COMMITMENT: It’s only thirty days. (Less now…so what? Start now. Four weeks—or three or two or whatever you commit to—will bring you closer to your goal than you are right now.) The end is practically in sight, even when you’re poised on the starting line. Yes, you can focus on your writing for thirty days. Yes, you can give it priority. Your household won’t completely fall apart if you neglect the vacuuming and spend a bit extra on take-out dinners. Thousands of writers are, right now, putting writing on the top of their to-do lists. You’re not the only one sacrificing TV shows and basic hygiene to reach your goals. This is important to you. Take advantage of NaNo's focus on getting 'er done. Committing to NaNoWriMo helps you make writing a priority.


FUN: Whether you’re fast-drafting, slow-drafting, brainstorming, outlining, or revising, the NaNo buzz is your friend. The madness of writing in every free moment, of creating free moments where there were none, of dedicating yourself to your goals, all else be damned (at least for the next few weeks), and of knowing you’re surrounded by a huge community of equally mad writers chasing headlong after their goals…it’s the best. And it’s absolutely a terrific way of letting your creativity run free. See, your inner editor doesn’t do NaNo. He’s not allowed. Just as well, because NaNo terrifies him. So he’s over there sulking in a corner, and you’re having fun. You’re playing with words. Tap into the NaNo madness. When you write with joyful abandon, you so often surprise yourself, and your creativity thrives. How fun is that?!

So go ahead. Dive into NaNoWriMo. Take advantage of the fuel, the commitment, the fun it provides, but don’t be afraid to bend the rules—or toss them out altogether. Scrap the word count, you rebel, and mark your NaNo by hours or chapters or bursts of uncontrolled laughter or number of Halloween treats consumed…whatever you need to do to make it work for you. This is your month. Your NaNo. Your goal. Have a blast!






Monday, October 31, 2016

The Scariest Thing About Writing....


Happy Halloween!

Middle Grade Minded has spent a lot of time this month highlighting some amazing new books, some of which have spooky themes.

But I decided that today I would focus on one of the scariest things that all writers - whether newbies or seasoned pros - must wrestle with:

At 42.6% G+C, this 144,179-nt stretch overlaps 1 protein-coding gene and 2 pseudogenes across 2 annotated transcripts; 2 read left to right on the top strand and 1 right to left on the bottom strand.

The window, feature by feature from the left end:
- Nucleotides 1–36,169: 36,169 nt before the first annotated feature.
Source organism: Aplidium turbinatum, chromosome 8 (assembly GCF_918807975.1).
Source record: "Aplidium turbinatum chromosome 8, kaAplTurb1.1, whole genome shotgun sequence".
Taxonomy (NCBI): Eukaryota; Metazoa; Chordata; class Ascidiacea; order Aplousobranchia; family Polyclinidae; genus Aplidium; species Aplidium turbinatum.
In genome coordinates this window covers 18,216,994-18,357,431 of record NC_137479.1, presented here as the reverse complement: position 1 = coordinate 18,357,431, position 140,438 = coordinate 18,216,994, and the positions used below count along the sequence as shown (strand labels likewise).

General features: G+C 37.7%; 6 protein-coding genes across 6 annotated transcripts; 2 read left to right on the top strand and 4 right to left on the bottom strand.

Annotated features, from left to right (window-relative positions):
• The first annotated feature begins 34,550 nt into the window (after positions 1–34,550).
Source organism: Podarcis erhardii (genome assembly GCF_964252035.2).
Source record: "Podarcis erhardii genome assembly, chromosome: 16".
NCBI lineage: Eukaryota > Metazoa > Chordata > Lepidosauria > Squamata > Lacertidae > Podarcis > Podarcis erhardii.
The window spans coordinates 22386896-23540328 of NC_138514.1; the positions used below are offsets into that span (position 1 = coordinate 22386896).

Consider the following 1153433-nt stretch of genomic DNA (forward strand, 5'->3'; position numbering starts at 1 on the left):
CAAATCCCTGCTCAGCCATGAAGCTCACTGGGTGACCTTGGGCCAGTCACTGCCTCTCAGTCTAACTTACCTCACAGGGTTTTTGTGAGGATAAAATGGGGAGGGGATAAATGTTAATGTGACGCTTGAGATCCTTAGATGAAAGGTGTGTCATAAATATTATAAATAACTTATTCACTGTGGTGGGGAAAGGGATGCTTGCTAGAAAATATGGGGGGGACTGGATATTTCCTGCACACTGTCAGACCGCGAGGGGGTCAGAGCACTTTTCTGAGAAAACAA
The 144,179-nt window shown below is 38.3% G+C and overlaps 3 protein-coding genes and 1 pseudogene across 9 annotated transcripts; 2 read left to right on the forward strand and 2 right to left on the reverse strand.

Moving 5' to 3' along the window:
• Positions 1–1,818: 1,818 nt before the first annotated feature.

SHARING YOUR WORK!


via GIPHY

We've all been there.

You've been working on something for weeks, months, sometimes even years, and you're finally ready to have someone else read it.

Cue: sweaty palms.




via GIPHY


Most of you no doubt have critique groups, beta readers, or your favorite reader, but whoever your first reader is, it is fair to say that you probably have a strong sense that you are putting your future happiness in the hands of this person or people.

I mean, you KNOW they're going to give you feedback, and not all of it can be good, right?

Like maybe you have a few grammatical errors, some minor punctuation, things that are easily fixed and then you're away to the races again.

Because really, you just worked SO HARD. How could they possibly think it is anything less than award winning?

What kind of suggestions could they possibly have? Why would they want to break your heart by finding those plot holes, those half-baked characters, your flawed beginning/ending/take your pick?




via GIPHY


I'm never quite sure which is worse: feedback that basically tears your entire work apart, or feedback that isn't really feedback. Because catching typos, while helpful, is NOT what you need at this stage.

What you need are fresh eyes.

And like going to the dentist, getting feedback relatively early in the process (but not before at least two or three drafts) is needed even if it's a less than happy experience.

Having said that, I think there are some important things you need to ask of your first readers:

1) Recognize that not everyone likes their criticism delivered the same way.

Some of us like it hidden in a spoonful of sugar:




via GIPHY

If you are such a person, make sure you tell your readers to:

a) share the good stuff first
b) share the harder stuff in the middle
c) end on something good

Others of us want just the facts. Give it to me and give it to me straight!



via GIPHY


2) Give them a specific time frame by which you'd like their feedback

One of the worst things is not knowing when someone will get back to you. If you are a clock-watcher, you need to ask your reader by what date they will get back to you.



via GIPHY

That way you're not worried that they read the book on day one and have been tortured ever since about how to tell you it's utter crap (Wait - am I the ONLY person who's ever thought this?)

Having a set date also gives you permission to check in a few days prior to make sure they haven't - AHEM - forgotten to read your book...

3) Work on other things while you're waiting for the feedback

People tell you this all the time. It appears that working on other things takes your mind off querying, subbing, waiting for feedback.

And yes, that's true. Mostly.

Because somewhere in the back of your mind you know it's out there. You imagine your reader, reading your book, eyes sparkling with joy, calling their friends and saying "truly, this is the best thing I've ever read!"




via GIPHY


Eventually the feedback does come back.

Some of the comments will be wonderful - your reader got what you were trying to do!

Some will make you make you think "Doh! How did I miss THAT?"

Some will make you wonder if your reader was awake when they read your work.

Mostly, you will read it and be thankful, because those fresh eyes just made your next revision so much easier!

How about you - I'd love to hear how you handle initial reader feedback.

Until next time, have a safe and Happy Halloween and




via GIPHY